Move to ‘Dump Dirty Diesel’ Trucks Latest Unrealistic Virtue Signaling by State Policymakers
California is now the first state to “dump dirty diesel” and require today’s rigs be replaced with “zero-emission trucks.” It’s a demand for far too much in return for nothing of value.
The rule, issued June 25 by the Air Resources Board, forces “manufacturers to transition from diesel trucks and vans to electric zero-emission trucks beginning in 2024.” By 2045, the same year California is to have fully converted all of its energy sources to renewables, the agency expects “every new truck sold in California will be zero-emission.”
There it is again, that “zero-emission” designation. Unless these trucks are pedaled by a team of galley slaves transported across time from the Ottoman Empire’s fastest ships, how can that be possible? They can’t avoid leaving a carbon-emissions footprint. As the hard-left British Guardian has admitted, electric vehicles “are only as clean as their power supply.”
Fully Eliminating Fossil Fuels Unrealistic
In California, natural gas is the most common fuel source for generating electric power. Wind and solar provide only about a quarter of the electricity.
While their portion will surely increase in the coming decades, given California’s green obsession, fully eliminating fossil fuels is unrealistic. Manhattan Institute fellow Robert Bryce laid out the facts a couple of years ago in the Los Angeles Times, when he said the math “exposes the folly of the entire concept, particularly when it comes to land use.”
Solar and wind are also held back by storage limitations and their intermittent nature that requires fossil fuel backup. There’s plenty of hype about the imminent dominance of renewables, yet no one can predict with a date-certain when these inadequacies will be overcome. It might be 2040. Or it could be 2050. Or later.
Batteries Far from ‘Clean and Green’
A trucking company could of course build its own solar energy system to charge its fleet. It would be of limited use, however. With batteries typically dying at 300 miles to 500 miles, trucks would still have to recharge on the road. (The Hyliion tractor-trailer can reach 1,000 miles but only with a boost from a fossil-fuel powered onboard generator).
In-house systems would account for only a portion of the trucks in California anyway. There are as many as 70,000 operator-owned rigs in the state, and nearly 137,000 local trucking companies that have only a few trucks in their fleet. These are all small businesses that might not be able to afford to convert their homes or garages to solar. Before they even think about that, though, they would have to buy new electric trucks, which aren’t cheap – Tesla’s Class 8 models are expected to cost $150,000 to $180,000.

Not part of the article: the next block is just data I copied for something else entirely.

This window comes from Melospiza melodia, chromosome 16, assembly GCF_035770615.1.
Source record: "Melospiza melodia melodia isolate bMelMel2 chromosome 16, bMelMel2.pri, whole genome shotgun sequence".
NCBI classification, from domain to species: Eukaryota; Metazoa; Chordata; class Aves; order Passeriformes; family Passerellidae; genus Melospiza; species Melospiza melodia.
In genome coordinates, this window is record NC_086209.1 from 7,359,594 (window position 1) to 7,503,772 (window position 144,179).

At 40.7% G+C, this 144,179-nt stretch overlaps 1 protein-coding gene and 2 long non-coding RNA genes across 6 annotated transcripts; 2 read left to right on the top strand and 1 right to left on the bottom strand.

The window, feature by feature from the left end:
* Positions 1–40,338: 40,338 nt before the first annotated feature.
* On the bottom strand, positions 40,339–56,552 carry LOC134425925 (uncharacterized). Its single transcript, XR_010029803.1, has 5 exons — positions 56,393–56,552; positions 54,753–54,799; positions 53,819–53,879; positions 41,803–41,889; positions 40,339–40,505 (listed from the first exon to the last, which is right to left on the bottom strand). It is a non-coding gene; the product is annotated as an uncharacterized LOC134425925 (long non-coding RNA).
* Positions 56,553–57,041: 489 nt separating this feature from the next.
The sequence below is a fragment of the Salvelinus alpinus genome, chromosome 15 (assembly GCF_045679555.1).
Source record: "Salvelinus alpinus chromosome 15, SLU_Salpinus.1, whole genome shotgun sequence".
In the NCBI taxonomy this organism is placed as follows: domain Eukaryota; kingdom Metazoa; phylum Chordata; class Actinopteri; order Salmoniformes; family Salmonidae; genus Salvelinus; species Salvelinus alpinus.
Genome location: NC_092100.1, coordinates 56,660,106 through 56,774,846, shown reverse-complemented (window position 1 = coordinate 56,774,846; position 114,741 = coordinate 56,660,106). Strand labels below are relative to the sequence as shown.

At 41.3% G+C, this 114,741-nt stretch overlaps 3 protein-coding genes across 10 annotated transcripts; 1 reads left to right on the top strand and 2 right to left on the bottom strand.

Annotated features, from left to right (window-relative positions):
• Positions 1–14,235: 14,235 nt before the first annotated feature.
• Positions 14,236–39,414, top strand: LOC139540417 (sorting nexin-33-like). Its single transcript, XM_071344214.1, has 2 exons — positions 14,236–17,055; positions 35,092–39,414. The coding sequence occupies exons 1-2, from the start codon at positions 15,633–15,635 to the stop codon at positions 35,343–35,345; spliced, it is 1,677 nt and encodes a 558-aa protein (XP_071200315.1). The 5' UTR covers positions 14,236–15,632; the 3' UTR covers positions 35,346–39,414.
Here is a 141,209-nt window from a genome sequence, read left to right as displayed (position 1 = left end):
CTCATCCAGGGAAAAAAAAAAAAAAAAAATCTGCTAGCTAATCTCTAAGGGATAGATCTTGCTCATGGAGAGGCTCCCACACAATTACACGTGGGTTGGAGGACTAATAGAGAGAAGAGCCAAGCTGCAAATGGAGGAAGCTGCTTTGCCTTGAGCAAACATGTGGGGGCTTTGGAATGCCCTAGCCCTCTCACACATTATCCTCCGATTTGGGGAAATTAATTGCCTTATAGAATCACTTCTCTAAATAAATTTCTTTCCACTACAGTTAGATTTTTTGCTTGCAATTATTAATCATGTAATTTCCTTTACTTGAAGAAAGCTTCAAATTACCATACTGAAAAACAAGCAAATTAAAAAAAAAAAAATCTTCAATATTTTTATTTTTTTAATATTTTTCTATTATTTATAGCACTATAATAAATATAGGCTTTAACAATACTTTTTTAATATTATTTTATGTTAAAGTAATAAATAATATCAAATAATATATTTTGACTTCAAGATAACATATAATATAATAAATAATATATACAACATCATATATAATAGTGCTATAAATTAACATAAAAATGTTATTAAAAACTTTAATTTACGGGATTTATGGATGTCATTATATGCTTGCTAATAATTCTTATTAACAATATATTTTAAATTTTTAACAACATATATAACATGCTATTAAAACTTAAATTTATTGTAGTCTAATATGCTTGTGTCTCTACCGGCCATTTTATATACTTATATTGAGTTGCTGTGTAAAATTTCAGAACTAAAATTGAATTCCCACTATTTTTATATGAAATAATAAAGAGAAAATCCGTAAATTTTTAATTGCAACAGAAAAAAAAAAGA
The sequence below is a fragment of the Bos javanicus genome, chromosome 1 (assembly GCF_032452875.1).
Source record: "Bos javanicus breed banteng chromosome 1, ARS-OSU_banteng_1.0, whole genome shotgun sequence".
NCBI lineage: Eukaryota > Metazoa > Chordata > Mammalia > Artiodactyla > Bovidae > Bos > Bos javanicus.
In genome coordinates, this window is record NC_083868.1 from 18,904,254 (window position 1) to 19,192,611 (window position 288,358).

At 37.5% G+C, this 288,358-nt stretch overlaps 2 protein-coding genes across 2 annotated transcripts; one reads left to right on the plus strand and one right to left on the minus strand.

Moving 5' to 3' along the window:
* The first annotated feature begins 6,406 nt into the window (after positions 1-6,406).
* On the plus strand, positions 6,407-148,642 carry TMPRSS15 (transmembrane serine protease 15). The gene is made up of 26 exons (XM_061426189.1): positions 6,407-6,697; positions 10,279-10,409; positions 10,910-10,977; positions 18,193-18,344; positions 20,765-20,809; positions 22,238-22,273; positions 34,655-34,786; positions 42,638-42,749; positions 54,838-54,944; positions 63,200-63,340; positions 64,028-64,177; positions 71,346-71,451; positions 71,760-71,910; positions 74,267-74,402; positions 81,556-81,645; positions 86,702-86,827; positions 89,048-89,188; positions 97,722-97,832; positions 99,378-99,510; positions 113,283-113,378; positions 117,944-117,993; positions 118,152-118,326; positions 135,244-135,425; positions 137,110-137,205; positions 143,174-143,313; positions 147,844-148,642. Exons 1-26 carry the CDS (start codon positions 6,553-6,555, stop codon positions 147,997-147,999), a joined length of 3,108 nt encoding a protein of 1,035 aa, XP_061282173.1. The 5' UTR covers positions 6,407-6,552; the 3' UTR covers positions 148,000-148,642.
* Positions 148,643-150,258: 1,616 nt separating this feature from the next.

The misleading zero-emission label also covers up the dirt on electric vehicles. Their batteries, for instance, “are definitely not clean and not green,” Ronald Stein, ambassador for Energy & Infrastructure, tells PRI.
“The climate cult is fearful of sharing that all the mineral products and metals needed to make wind turbines, solar panels, and EV batteries are mined and processed in places like Baotou, Inner Mongolia, Bolivia, and the Democratic Republic of Congo, mostly under Chinese control, under minimal to nonexistent labor, wage, environmental, reclamation, and worker health and safety regulations,” says Stein.
No True Climate Benefit
The “environmental and human consequences” of the increased mining needed to produce batteries seems of little concern to lawmakers and fussy activists. Is that because the environmental degradation occurs in regions far removed from the U.S.?
Also conveniently ignored in the rush to electric cars and trucks is the “coming tide of e-waste from old batteries.” How will they be disposed of and at what cost? While recycling is a possibility, “developing the infrastructure to collect and extract the metals out of spent batteries will require considerable effort,” according to Gizmodo.
So, what do we get in return for all the dirt, costs, and inevitable aggravation of shifting to renewables and electric vehicles? We’re told we have to do it “for the climate.” Yet there’d be no climate benefit. California produces only about 1% of global greenhouse gases. Even if that contribution, which is likely to be offset by increased emissions in China and India, were fully eliminated, there’d be no net effect on Earth’s temperature.
California lawmakers believe that where they lead, other states will follow. They might be right. But even if every blue state matches California, their gestures will be useless. Carbon emissions from developing nations working toward Western-style prosperity will continue upward. The only payoff is a grand virtue-signaling opportunity for policymakers.
Kerry Jackson is a fellow with the Center for California Reform at the Pacific Research Institute.